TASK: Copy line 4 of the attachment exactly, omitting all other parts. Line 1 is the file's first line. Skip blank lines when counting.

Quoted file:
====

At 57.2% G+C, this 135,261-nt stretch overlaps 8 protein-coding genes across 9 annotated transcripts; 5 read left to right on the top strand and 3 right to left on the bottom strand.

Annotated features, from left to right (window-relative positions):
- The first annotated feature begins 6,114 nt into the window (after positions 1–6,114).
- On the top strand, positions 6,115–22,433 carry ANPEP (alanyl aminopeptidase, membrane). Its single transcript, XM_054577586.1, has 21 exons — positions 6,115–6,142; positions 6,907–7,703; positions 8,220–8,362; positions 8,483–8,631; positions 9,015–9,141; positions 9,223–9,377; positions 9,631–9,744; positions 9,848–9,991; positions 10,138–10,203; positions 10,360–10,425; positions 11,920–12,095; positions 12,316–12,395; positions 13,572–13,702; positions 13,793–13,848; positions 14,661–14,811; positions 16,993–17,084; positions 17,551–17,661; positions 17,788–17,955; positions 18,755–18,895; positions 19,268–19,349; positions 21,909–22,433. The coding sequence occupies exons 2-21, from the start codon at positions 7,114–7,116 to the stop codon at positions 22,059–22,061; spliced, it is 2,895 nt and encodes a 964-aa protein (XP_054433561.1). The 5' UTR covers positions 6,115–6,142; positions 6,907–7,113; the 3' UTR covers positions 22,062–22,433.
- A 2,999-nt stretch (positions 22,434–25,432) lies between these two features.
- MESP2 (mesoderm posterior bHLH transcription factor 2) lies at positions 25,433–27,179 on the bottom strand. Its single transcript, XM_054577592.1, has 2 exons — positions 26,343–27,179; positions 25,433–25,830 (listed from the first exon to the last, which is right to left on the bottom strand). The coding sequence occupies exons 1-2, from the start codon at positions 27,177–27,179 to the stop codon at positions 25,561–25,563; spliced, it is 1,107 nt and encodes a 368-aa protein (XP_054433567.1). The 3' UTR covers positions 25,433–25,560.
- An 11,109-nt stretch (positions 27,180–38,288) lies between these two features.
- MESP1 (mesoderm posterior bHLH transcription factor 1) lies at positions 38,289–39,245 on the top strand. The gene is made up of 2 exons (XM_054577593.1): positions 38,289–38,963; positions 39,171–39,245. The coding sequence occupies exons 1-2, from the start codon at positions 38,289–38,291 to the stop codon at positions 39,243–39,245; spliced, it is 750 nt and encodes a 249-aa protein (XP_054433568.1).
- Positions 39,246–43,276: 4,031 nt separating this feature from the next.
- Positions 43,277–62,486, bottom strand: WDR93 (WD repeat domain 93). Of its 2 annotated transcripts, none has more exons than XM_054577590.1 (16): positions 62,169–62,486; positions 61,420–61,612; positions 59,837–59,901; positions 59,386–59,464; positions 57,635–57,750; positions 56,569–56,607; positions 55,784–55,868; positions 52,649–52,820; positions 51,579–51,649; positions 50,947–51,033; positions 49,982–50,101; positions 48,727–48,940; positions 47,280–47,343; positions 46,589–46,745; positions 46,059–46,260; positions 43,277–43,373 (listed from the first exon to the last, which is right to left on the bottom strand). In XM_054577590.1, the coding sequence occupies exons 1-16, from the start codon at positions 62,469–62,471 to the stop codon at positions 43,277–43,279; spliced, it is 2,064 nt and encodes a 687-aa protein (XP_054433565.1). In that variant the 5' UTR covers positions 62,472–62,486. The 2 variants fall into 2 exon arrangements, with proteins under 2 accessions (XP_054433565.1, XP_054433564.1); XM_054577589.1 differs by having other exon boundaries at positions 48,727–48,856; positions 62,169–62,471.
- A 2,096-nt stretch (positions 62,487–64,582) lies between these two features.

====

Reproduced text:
- On the top strand, positions 6,115–22,433 carry ANPEP (alanyl aminopeptidase, membrane). Its single transcript, XM_054577586.1, has 21 exons — positions 6,115–6,142; positions 6,907–7,703; positions 8,220–8,362; positions 8,483–8,631; positions 9,015–9,141; positions 9,223–9,377; positions 9,631–9,744; positions 9,848–9,991; positions 10,138–10,203; positions 10,360–10,425; positions 11,920–12,095; positions 12,316–12,395; positions 13,572–13,702; positions 13,793–13,848; positions 14,661–14,811; positions 16,993–17,084; positions 17,551–17,661; positions 17,788–17,955; positions 18,755–18,895; positions 19,268–19,349; positions 21,909–22,433. The coding sequence occupies exons 2-21, from the start codon at positions 7,114–7,116 to the stop codon at positions 22,059–22,061; spliced, it is 2,895 nt and encodes a 964-aa protein (XP_054433561.1). The 5' UTR covers positions 6,115–6,142; positions 6,907–7,113; the 3' UTR covers positions 22,062–22,433.